The Irrationality of Pi

Ever since the significance of the number pi was discovered 3000 years ago as the ratio between circumference and diameter of a circle, men have been fascinated by the elusiveness of this simple definition. [Phew, what a Victorian sentence.] It turned out to be impossible to calculate it with absolute precision. Cunning schemes of approximations with ever increasing accuracy quickly became en vogue among mathematicians of the 18th and 19th century. By 2019 the record lay at 31 trillion digits that had been nailed down. But what are a mere 31 trillion out of infinity?

From the 1950’s onward, silicon chips were the heart and brain of computers. They became ever smaller and ever faster until about now, when they are beginning to hit a brick wall. The limits of miniaturization have been reached, too much heat is generated in an effort to make them go faster. It became clear that the silicon age in computing has come to an end. Milking the trusted old silicon technology over 50 years, increased raw computing speed over one million fold. Now something radically different was needed to sustain ever faster computers.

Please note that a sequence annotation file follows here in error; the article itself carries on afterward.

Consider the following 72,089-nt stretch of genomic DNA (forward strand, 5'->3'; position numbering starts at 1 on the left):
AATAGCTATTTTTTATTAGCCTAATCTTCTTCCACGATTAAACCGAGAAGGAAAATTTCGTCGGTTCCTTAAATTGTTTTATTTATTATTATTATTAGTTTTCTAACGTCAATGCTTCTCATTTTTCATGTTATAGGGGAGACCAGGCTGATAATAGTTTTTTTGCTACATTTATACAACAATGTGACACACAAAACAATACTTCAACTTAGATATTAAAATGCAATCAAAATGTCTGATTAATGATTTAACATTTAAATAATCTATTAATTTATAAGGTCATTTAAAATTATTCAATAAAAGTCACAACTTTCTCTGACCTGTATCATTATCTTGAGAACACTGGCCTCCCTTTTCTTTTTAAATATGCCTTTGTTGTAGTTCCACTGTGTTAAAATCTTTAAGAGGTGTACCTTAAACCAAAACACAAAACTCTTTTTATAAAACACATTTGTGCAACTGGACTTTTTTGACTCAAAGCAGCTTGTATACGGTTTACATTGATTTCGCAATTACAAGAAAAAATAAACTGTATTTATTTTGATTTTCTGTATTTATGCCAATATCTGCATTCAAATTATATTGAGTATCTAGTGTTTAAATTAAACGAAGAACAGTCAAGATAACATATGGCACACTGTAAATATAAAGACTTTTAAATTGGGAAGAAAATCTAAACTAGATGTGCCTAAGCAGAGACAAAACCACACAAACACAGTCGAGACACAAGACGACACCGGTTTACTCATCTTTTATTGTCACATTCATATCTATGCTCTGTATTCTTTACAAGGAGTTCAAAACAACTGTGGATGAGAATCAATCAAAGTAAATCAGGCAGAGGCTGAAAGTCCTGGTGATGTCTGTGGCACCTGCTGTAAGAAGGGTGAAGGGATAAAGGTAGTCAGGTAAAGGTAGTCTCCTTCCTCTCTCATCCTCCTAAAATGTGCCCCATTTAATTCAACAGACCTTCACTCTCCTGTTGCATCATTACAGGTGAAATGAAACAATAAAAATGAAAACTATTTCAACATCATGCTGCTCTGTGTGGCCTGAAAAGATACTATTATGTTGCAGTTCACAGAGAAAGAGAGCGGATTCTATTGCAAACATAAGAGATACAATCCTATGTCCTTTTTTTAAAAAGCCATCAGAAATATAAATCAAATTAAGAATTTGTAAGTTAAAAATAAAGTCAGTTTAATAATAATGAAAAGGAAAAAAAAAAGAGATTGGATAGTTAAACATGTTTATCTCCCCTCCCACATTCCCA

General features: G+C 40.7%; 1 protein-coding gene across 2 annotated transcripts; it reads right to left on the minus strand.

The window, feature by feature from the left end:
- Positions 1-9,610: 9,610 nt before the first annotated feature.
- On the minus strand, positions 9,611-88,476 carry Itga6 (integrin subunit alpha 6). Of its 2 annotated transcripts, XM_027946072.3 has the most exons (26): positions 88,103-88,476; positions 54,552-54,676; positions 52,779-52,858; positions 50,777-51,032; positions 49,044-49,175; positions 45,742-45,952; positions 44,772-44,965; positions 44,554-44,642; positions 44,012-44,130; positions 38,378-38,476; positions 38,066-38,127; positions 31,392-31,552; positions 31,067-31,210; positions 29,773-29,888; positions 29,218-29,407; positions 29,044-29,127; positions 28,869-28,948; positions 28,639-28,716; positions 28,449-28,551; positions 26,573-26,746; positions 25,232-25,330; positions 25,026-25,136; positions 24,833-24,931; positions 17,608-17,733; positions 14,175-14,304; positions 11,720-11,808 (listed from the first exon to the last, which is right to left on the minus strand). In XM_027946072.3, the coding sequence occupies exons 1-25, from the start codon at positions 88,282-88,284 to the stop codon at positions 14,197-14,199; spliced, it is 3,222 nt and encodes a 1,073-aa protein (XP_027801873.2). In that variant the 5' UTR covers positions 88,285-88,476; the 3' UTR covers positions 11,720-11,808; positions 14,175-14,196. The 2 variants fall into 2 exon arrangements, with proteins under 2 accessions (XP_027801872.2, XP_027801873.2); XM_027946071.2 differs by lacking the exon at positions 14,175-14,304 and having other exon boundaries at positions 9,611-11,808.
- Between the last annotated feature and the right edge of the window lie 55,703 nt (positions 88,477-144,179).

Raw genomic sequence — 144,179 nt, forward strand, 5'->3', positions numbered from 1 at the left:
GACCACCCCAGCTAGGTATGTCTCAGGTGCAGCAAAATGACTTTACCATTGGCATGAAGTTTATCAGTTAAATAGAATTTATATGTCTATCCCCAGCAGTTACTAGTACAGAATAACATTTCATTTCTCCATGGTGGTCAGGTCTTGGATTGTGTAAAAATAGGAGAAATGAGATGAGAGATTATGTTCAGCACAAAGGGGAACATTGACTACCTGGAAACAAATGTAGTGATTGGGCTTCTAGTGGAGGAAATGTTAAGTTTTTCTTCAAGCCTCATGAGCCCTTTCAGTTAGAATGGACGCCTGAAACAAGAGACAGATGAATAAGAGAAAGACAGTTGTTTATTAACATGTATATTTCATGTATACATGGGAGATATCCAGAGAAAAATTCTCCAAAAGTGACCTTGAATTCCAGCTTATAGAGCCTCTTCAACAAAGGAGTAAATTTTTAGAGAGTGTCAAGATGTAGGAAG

Enter quantum computing.

Just when the steam began to run out and silicon chips were reaching their limit, a new technology emerged that held the promise to fuel the race for speed and take it to a never imagined level. Quantum computers play by the rules of quantum physics, a branch of physics so arcane that few people actually understand it profoundly. Its laws defy everyday experience and fly in the face of common intuition. Yet harnessing its powers resulted in a generation of computers which run 100 million times faster than the fastest computers known in 2020.

The quest for pi has shifted up a gear. It took ordinary computers 100 days to compute the first 2 trillion digits of pi. A feat which would occupy a quantum computer just under a tenth of a second, give or take.

I like to take a scientific fact and spin it beyond its current limits. The idea of pi as an infinite irrational number that never ends has given me the corner stone to the plot of my new novel The Pi-Effect.

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